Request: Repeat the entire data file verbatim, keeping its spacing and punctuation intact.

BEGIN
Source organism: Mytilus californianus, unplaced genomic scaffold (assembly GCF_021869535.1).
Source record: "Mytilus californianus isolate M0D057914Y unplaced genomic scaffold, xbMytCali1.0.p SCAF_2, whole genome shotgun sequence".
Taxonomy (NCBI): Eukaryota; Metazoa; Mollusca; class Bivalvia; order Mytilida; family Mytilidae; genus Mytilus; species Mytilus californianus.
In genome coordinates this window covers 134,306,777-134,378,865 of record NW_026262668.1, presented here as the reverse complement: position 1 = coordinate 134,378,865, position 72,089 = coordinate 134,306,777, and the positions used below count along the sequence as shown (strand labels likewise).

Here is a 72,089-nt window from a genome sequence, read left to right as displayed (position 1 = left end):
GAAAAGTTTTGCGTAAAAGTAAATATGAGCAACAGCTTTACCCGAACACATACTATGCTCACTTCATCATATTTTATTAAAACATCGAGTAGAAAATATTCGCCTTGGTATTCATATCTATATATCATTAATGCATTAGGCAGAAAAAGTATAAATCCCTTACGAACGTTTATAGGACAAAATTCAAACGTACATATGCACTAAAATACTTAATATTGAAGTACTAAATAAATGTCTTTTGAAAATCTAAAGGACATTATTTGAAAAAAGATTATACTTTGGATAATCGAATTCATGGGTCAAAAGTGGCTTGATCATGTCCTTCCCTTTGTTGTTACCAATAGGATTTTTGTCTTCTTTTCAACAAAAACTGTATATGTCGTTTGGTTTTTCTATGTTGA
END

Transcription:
Source organism: Mytilus californianus, unplaced genomic scaffold (assembly GCF_021869535.1).
Source record: "Mytilus californianus isolate M0D057914Y unplaced genomic scaffold, xbMytCali1.0.p SCAF_2, whole genome shotgun sequence".
Taxonomy (NCBI): Eukaryota; Metazoa; Mollusca; class Bivalvia; order Mytilida; family Mytilidae; genus Mytilus; species Mytilus californianus.
In genome coordinates this window covers 134,306,777-134,378,865 of record NW_026262668.1, presented here as the reverse complement: position 1 = coordinate 134,378,865, position 72,089 = coordinate 134,306,777, and the positions used below count along the sequence as shown (strand labels likewise).

Here is a 72,089-nt window from a genome sequence, read left to right as displayed (position 1 = left end):
GAAAAGTTTTGCGTAAAAGTAAATATGAGCAACAGCTTTACCCGAACACATACTATGCTCACTTCATCATATTTTATTAAAACATCGAGTAGAAAATATTCGCCTTGGTATTCATATCTATATATCATTAATGCATTAGGCAGAAAAAGTATAAATCCCTTACGAACGTTTATAGGACAAAATTCAAACGTACATATGCACTAAAATACTTAATATTGAAGTACTAAATAAATGTCTTTTGAAAATCTAAAGGACATTATTTGAAAAAAGATTATACTTTGGATAATCGAATTCATGGGTCAAAAGTGGCTTGATCATGTCCTTCCCTTTGTTGTTACCAATAGGATTTTTGTCTTCTTTTCAACAAAAACTGTATATGTCGTTTGGTTTTTCTATGTTGA